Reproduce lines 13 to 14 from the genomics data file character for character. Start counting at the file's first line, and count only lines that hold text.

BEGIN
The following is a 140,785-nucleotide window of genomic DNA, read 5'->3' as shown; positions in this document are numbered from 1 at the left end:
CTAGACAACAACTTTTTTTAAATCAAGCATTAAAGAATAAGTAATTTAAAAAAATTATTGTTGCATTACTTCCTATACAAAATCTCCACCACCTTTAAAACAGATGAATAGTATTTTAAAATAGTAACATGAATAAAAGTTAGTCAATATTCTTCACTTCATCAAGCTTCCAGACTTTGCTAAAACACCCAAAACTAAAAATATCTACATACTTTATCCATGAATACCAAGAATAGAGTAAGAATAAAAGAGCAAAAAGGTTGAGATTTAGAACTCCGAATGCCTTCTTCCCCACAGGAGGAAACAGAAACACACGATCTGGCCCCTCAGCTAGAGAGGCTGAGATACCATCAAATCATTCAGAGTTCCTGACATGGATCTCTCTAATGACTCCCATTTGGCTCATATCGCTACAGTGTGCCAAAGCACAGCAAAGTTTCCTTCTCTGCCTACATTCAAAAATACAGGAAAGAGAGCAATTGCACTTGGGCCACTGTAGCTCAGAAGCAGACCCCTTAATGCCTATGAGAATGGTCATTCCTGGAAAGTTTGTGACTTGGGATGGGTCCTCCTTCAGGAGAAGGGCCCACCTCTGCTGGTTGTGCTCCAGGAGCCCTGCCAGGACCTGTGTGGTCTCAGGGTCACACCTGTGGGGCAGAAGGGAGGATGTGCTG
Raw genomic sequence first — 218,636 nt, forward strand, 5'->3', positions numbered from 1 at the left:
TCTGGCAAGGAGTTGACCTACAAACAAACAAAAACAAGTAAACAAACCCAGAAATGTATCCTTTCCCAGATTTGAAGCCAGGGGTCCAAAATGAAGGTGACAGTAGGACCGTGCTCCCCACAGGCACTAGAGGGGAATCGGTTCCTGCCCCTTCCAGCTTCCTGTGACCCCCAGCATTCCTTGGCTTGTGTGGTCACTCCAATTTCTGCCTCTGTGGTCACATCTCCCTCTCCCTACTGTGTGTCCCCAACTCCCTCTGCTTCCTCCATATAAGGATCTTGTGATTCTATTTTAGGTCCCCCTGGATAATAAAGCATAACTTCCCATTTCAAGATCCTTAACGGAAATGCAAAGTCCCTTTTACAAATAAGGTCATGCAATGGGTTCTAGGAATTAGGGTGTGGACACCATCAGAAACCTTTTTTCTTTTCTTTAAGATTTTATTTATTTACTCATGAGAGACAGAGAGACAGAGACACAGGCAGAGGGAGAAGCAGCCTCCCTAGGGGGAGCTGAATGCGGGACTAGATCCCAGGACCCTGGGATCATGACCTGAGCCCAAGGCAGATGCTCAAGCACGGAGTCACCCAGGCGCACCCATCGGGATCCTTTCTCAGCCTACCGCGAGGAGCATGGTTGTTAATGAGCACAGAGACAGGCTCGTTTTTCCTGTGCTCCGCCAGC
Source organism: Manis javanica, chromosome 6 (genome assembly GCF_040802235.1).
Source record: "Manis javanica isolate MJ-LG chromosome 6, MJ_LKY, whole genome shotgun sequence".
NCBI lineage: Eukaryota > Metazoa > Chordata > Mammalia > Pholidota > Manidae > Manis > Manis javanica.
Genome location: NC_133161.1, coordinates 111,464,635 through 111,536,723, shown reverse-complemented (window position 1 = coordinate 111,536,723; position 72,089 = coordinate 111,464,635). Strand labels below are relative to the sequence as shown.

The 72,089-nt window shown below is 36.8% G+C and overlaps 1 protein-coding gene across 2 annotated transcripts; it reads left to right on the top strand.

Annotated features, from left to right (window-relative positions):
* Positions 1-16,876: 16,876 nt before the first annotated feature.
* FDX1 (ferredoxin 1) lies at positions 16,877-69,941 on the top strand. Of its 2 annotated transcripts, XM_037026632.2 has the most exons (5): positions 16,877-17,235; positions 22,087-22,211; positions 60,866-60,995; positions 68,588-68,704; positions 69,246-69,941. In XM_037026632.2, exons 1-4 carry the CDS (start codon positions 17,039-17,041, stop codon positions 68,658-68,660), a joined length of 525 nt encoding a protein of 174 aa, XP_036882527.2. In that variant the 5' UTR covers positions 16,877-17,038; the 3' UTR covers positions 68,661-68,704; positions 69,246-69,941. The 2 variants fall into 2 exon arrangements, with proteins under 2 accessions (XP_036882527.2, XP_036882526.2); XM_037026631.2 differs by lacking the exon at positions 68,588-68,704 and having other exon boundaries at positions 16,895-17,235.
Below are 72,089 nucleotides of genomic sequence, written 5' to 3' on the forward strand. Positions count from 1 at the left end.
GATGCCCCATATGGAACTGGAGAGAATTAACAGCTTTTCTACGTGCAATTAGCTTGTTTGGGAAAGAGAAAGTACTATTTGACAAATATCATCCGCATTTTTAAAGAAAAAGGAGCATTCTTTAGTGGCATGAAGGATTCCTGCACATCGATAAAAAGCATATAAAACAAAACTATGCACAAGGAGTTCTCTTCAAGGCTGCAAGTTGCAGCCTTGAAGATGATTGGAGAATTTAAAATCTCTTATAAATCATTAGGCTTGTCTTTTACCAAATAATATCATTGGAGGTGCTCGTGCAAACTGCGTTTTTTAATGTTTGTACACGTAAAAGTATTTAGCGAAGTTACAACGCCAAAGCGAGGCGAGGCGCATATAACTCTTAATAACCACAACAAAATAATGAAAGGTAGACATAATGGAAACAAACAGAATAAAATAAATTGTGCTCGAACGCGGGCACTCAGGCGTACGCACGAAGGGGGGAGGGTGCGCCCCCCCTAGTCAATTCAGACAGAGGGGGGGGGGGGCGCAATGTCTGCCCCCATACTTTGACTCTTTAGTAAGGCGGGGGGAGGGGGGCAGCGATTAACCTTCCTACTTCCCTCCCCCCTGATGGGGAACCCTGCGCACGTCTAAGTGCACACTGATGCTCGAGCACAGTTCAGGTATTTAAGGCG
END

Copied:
Below are 72,089 nucleotides of genomic sequence, written 5' to 3' on the forward strand. Positions count from 1 at the left end.
GATGCCCCATATGGAACTGGAGAGAATTAACAGCTTTTCTACGTGCAATTAGCTTGTTTGGGAAAGAGAAAGTACTATTTGACAAATATCATCCGCATTTTTAAAGAAAAAGGAGCATTCTTTAGTGGCATGAAGGATTCCTGCACATCGATAAAAAGCATATAAAACAAAACTATGCACAAGGAGTTCTCTTCAAGGCTGCAAGTTGCAGCCTTGAAGATGATTGGAGAATTTAAAATCTCTTATAAATCATTAGGCTTGTCTTTTACCAAATAATATCATTGGAGGTGCTCGTGCAAACTGCGTTTTTTAATGTTTGTACACGTAAAAGTATTTAGCGAAGTTACAACGCCAAAGCGAGGCGAGGCGCATATAACTCTTAATAACCACAACAAAATAATGAAAGGTAGACATAATGGAAACAAACAGAATAAAATAAATTGTGCTCGAACGCGGGCACTCAGGCGTACGCACGAAGGGGGGAGGGTGCGCCCCCCCTAGTCAATTCAGACAGAGGGGGGGGGGGGCGCAATGTCTGCCCCCATACTTTGACTCTTTAGTAAGGCGGGGGGAGGGGGGCAGCGATTAACCTTCCTACTTCCCTCCCCCCTGATGGGGAACCCTGCGCACGTCTAAGTGCACACTGATGCTCGAGCACAGTTCAGGTATTTAAGGCG